Why do dogs guard vehicles?
No doubt you’ve seen a dog in a car somewhere and thought, "What a nice dog. I think I’ll go speak to him." Then as soon as you get close to the car that nice dog goes ballistic. That dog doesn’t want any part of you -- except maybe to take a bite.
Why do dogs guard their vehicles? Is it really a good idea to go up to a dog in a car or to knock on the window when there’s a dog inside?
First, you should know that you really can be bitten by a dog in a vehicle. That dog is not bluffing. It doesn’t matter if the dog is a cute Chihuahua or a Mastiff, when that dog barks, growls or shows you his teeth he is just as serious as a dog who is defending his home. In fact, as far as that dog is concerned he is defending his territory. He may not be in his house but he is defending his owner’s property and he knows it. This is where his owner left him and it’s his job to guard it until his owner returns. That is basic knowledge that every dog instinctively knows. And he knows that you have no business coming near the vehicle unless his owner says it’s all right.
If you want to avoid being barked at or bitten, you should look at the situation from the dog’s point of view and take it seriously. You may be trying to be friends but the dog is guarding his owner’s property.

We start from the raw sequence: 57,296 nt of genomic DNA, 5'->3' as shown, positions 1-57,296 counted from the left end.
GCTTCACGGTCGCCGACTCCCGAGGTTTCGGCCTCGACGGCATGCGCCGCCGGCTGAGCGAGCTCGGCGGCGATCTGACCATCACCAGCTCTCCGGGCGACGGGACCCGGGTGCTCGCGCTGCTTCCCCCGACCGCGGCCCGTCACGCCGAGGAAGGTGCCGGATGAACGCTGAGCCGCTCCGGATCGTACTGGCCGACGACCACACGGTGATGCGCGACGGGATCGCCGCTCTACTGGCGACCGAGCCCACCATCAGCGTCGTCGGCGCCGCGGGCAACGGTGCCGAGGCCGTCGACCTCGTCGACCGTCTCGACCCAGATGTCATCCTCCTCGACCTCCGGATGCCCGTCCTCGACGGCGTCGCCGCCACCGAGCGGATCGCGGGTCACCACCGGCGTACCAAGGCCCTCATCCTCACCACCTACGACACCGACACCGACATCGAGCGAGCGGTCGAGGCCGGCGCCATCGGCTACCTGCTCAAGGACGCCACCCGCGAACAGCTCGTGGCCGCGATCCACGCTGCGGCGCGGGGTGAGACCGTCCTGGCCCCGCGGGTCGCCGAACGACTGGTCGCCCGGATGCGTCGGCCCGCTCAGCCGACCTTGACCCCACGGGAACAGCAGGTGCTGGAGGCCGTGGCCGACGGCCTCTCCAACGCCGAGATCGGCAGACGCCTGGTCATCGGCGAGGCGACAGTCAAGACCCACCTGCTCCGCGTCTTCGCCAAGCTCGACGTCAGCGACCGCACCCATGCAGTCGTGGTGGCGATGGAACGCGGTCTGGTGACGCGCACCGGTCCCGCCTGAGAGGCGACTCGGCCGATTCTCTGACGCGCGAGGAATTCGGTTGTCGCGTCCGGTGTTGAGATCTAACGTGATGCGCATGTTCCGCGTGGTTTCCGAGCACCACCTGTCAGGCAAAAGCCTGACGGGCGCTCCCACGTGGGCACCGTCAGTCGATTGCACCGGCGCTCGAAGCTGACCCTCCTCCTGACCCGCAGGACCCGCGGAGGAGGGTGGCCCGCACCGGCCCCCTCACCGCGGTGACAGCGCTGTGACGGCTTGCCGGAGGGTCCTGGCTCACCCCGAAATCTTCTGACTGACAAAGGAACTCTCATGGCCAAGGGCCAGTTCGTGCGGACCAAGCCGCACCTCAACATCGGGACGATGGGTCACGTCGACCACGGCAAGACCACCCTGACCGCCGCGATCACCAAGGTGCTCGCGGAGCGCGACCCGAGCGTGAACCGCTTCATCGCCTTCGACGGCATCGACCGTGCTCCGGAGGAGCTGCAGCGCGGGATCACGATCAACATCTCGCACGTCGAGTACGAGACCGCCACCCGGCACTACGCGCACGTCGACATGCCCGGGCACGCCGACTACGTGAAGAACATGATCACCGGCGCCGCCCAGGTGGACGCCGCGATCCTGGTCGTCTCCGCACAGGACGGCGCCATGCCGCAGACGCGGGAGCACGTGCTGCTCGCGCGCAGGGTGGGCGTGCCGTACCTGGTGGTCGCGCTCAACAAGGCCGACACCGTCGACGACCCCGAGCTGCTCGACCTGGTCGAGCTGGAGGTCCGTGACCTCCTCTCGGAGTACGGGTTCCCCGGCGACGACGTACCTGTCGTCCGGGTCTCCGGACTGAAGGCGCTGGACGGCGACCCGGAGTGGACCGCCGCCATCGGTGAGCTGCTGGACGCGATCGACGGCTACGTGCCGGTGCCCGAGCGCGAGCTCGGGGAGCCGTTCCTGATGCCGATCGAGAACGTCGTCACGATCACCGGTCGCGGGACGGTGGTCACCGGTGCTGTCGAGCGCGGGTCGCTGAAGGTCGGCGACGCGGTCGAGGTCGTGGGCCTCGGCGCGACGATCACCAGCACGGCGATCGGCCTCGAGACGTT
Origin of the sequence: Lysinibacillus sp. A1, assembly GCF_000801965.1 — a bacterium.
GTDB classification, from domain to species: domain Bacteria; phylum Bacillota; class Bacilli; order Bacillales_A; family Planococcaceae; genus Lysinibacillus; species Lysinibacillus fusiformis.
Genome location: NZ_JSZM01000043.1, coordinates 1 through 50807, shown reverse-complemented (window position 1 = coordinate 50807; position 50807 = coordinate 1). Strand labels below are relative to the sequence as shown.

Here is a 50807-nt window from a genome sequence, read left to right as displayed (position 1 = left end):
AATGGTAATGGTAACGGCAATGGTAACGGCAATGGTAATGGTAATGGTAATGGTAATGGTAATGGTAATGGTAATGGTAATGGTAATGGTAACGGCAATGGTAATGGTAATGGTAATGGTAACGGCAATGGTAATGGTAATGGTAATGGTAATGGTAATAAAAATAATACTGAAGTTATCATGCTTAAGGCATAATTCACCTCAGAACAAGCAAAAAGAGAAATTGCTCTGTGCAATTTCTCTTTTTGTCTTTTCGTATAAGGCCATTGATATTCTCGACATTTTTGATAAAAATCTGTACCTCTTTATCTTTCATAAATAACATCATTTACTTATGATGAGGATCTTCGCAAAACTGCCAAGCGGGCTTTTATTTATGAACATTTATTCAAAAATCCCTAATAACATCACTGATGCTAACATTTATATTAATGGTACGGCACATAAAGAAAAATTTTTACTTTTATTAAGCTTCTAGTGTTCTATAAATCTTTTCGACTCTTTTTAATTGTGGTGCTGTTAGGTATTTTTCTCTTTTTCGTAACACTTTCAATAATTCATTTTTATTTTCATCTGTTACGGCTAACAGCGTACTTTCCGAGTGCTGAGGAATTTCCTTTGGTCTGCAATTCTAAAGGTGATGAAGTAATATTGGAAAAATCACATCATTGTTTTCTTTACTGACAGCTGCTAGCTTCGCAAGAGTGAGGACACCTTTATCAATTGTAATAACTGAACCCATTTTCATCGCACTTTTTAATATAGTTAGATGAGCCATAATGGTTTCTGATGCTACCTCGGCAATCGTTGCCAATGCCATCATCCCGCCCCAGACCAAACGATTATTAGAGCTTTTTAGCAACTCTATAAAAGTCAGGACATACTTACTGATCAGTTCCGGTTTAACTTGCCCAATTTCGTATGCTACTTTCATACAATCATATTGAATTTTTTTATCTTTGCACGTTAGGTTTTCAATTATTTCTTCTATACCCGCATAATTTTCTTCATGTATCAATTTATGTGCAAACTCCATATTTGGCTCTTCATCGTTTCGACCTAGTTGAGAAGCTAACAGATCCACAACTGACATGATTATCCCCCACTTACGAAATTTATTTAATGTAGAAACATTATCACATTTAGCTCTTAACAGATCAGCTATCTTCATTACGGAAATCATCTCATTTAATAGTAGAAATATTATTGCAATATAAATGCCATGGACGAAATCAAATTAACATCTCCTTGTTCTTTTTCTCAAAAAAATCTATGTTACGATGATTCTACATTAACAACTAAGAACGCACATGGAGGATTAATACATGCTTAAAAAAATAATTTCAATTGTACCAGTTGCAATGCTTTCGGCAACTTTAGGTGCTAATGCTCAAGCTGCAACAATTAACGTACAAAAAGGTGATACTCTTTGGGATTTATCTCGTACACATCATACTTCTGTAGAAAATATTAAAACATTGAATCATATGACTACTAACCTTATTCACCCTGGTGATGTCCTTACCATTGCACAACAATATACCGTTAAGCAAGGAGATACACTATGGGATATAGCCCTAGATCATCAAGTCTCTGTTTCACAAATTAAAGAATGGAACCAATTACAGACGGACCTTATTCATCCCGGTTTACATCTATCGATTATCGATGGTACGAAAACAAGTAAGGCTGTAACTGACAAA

Even for dogs who may be relaxed at home when someone comes to the door, when they are in a vehicle they may be in a strange place, such as a parking lot. They are surrounded by windows which may make them nervous. When a stranger approaches they will act defensively. At the very least they will bark. If a stranger tries to reach inside and pet the dog they very well could bite.
If you leave your own dog in your vehicle and want her to relax without barking or feeling anxious it’s critical you follow the 4 simple rules to provide your dog CALM leadership. A CALM dog doesn’t feel the need to protect your car or property but can relax whether you are present or while you’re away.
Of course you should always be cautious about warm temperatures when leaving your dog alone in a car for any length of time, but the more you both get out & about together the more your dog or puppy can learn that you always come back & as long as they have confidence in your CALM leadership she’ll know she’ll be OK!